Unfortunately, most also realize that a meaningful drop in “giving” will be the loudest alarm alert given due attention.
#2 – Reality Is Ignored Or ^Denied: “How did they not see what was happening?” Probably, you have heard that said or said it yourself. It was obvious what was happening, and no steps were taken to address it.
- Attendance dropping, or
- Finances getting tighter, or
- People leaving, or
- Weak Gospel outreach, or
- Few visitors, or
- Fewer new members, or
- Long-time supporters left, or
- More difficult to find lay help, or
- Sporadic attendance, or
- Lost “excitement” about our church, or
- Any number of the above . . . .
I understand the language that accompanies the disregard of the alarm — “We are growing deeper, not greater.” One might argue that deeper and greater work hand in hand. Depth should also result in breadth.
The language of failure is invoked and used to explain or divert what is actually taking place. This may be the first alarm that goes off when what is happening is avoided or denied. “We are not interested in numbers but faithful followers!” “We want to see disciples made, not just people who attend church on Sunday” — as if it is “either-or.”
The wording changes to divert attention away from what is actually happening.
#3 – The Cost Of Staffing Overrides The Budget: You may have heard it said this way . . . . “We are too heavy on administrative costs.” The organization is top-heavy. A high percentage of the income covers salary, benefits, and supporting staff. What is a “high percentage” or “top-heavy?”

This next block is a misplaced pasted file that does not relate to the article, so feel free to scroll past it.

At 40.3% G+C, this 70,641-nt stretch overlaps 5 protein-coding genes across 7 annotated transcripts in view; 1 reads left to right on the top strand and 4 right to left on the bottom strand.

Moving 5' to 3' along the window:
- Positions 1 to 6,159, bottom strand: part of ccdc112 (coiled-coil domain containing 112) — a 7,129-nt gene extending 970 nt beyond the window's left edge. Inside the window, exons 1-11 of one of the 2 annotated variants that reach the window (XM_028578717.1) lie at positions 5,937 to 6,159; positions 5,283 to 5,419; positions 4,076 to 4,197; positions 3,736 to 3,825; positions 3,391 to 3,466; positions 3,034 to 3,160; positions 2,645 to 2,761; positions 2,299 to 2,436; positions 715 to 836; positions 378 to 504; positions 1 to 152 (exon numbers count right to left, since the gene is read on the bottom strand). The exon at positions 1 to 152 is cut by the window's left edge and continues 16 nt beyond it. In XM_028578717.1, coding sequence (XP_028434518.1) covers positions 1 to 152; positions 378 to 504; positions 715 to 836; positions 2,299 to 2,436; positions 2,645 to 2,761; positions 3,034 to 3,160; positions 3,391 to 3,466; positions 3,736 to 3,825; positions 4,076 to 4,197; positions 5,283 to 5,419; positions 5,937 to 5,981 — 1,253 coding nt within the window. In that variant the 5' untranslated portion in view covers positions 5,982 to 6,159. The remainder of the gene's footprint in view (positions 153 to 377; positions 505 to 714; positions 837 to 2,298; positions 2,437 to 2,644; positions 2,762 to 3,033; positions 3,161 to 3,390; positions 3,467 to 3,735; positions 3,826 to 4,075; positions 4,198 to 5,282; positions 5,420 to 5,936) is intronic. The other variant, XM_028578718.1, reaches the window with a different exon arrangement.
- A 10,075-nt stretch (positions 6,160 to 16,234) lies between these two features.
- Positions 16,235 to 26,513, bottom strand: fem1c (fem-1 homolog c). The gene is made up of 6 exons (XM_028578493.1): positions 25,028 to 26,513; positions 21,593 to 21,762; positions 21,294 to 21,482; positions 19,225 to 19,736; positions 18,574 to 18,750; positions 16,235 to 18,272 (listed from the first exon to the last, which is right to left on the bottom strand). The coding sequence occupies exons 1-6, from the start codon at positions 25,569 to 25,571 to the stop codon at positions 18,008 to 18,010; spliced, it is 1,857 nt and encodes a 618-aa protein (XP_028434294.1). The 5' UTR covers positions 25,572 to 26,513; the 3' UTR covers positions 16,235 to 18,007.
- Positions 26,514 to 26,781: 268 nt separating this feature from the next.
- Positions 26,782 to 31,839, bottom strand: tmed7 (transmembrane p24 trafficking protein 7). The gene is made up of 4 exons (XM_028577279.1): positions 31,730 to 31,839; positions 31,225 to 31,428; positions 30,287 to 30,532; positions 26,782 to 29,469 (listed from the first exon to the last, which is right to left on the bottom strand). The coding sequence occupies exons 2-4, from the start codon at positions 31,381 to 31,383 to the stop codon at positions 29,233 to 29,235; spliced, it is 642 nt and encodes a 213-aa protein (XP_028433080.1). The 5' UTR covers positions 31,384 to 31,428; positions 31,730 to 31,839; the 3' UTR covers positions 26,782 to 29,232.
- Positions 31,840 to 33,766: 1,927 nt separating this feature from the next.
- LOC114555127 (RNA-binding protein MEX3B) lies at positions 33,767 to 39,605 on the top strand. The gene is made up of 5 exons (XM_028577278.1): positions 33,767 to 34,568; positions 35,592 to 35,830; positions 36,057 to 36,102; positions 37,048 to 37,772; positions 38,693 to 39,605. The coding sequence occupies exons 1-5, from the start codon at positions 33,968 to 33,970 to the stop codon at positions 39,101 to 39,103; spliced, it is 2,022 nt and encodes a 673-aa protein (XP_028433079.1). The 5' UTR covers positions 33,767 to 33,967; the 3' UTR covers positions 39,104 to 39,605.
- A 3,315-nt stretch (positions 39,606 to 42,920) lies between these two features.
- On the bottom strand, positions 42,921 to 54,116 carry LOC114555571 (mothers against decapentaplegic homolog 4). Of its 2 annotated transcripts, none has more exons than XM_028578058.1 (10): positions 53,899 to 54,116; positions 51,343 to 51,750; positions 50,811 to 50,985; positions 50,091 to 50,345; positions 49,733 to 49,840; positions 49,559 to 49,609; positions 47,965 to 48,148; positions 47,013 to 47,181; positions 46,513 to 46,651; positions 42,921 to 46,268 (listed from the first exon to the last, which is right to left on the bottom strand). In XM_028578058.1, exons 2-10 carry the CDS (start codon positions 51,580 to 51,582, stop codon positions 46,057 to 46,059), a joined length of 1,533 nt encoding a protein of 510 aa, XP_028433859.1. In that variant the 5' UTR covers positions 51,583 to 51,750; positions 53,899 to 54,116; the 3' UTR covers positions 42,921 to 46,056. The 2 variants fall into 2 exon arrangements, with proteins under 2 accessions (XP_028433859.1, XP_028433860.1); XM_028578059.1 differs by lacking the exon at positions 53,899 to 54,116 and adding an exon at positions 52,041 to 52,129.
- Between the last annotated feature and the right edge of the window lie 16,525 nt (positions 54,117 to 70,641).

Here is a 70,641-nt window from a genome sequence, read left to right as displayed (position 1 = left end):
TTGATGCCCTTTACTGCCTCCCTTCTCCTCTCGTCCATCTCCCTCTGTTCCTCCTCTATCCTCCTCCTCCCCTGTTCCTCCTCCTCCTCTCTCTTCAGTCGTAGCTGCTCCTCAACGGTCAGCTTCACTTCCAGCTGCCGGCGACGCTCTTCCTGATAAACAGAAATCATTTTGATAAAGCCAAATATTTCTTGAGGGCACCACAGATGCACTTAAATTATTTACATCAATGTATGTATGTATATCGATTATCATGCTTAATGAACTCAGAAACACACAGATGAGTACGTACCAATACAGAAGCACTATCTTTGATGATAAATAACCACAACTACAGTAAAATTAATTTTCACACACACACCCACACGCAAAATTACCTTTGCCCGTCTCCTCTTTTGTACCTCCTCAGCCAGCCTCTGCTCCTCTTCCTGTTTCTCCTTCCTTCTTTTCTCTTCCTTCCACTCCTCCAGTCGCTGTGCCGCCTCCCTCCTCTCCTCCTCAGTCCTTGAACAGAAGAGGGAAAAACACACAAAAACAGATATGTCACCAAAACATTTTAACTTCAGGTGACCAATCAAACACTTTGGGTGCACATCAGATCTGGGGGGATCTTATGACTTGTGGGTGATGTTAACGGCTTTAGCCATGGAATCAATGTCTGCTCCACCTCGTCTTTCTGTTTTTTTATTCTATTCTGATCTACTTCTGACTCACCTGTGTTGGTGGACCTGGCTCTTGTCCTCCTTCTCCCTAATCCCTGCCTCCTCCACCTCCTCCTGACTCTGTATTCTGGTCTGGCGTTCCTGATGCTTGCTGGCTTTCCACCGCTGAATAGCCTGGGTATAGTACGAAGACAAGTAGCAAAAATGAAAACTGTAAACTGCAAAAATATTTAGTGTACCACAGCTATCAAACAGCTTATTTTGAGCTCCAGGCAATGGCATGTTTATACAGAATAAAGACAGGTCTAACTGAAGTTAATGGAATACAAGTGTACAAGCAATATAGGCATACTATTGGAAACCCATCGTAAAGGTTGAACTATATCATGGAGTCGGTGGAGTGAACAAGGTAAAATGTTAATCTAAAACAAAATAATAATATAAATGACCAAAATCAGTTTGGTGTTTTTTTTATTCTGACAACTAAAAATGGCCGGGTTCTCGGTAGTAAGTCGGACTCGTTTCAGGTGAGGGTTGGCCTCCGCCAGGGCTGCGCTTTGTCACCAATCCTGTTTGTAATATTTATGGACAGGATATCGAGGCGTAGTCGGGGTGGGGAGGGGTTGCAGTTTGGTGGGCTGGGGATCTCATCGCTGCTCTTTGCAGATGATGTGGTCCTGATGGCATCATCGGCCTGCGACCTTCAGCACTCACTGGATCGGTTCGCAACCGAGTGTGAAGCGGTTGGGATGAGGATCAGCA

You may find out the answer to that question when the “overhead” costs begin to weaken ministry, when money gets tight, and the ministry struggles to do what it was called to do.
An alarm ought to go off when you total the cost of salaries, support staff, and various elements of compensation far exceed the total of all other monies used to minister to and through God’s people and the programs in which they serve.
Churches do stall, and some crash because they lack the altitude needed to recover.
There is a reason that long-term Sr. Pastors are able to avoid a fatal crash. It is not that they don’t find themselves in any “stalls.” Rather, they don’t ignore the alarms. They adjust and are able to navigate back into forward flight.
Those who have been in the position of Lead Pastor for only several years, and ignore the alarms that accompany a “stall,” are likely to walk away from a crash, leaving the passengers to deal with the wreckage — an unfinished building program, financial troubles, hurt and damaged believers, a failing school, a bloated staff, struggling ministry programs, fewer members, low morale, poorly supported missionaries, dwindling bank accounts, etc.
Yet others will continue to stay seated in the cockpit while the alarms sound, offering a very bumpy ride and maneuvering to stay aloft.
There is a “reality stall wall” that a church will hit when the alarms are ignored. When the alarm can’t be ignored or denied any longer, then, suddenly, everyone sees what has been happening and may even profess having had prophetic ability — “I saw what was happening and I should have said something.”